Analysis and Forecast Impacts from a 1DVAR Preprocessor-Driven Quality Control in the NCEP GDAS/GFS

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Monday, 5 January 2015
Kevin Garrett, NOAA/NESDIS, College Park, MD; and S. A. Boukabara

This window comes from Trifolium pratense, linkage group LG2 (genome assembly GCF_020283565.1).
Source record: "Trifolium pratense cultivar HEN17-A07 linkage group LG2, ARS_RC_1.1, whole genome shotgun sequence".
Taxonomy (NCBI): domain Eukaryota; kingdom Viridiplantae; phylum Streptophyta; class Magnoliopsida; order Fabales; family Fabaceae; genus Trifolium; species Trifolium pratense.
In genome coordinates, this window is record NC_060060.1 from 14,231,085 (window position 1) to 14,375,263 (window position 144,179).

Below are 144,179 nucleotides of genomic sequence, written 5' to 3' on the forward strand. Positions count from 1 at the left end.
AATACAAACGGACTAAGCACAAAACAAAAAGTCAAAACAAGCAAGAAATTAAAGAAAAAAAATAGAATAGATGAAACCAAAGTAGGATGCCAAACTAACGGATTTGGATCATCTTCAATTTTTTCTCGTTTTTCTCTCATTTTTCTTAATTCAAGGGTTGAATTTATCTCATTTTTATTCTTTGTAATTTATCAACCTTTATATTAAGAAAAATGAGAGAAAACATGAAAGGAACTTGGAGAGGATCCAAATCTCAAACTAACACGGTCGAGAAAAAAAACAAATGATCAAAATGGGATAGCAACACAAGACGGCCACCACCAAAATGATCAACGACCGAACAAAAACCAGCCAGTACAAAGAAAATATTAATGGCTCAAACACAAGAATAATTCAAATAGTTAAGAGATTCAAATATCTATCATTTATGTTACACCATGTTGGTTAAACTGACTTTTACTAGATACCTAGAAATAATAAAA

We present recent efforts supported by the Joint Center for Satellite Data Assimilation (JCSDA) to advance and increase passive microwave satellite observations assimilated within the GSI analysis system used to initialize both the Global Forecast System (GFS) model and the regional Hurricane WRF (HWRF) model at the National Oceanic and Atmospheric Administration (NOAA). Specifically, the use of a 1d-variational (1dvar) preprocessor within the GSI will be discussed. The 1dvar preprocessor, known as the Multi-Instrument Inversion and Data Assimilation Preprocessing System (MIIDAPS), is applicable to current and future satellite passive microwave sounders and imagers including those from POES and MetOp AMSU-A and MHS, SNPP/JPSS ATMS, F16-F20 SSMI/S, GCOM-W1 AMSR2, TRMM TMI and GPM GMI. The capability of the 1dvar preprocessor (which applies over all-surfaces and in all-weather conditions) includes increased quality control of the microwave radiances to be assimilated, provides dynamic surface emissivity over all surfaces therefore allowing the extension of the microwave data assimilation coverage, and cloud and rainy data assimilation through providing hydrometeor (cloud, rain, ice) information to the assimilation system. This 1dvar preprocessing increases the number and types of observations that can be assimilated. The information provided by the 1dvar preprocessor will help with the assimilation of surface sensitive channels over non-ocean surfaces as well as cloud and rainy radiance assimilation. Here we present the impact on both global analysis and forecast using a streamlined quality control based on the MIIDAPS outputs in the GSI. Specifically, metrics based on the number of observations passing quality control, O-A, and fits to observations will be used to assess analysis improvements, while traditional metrics such as anomaly correlation and hurricane track will be used to assess forecast impact.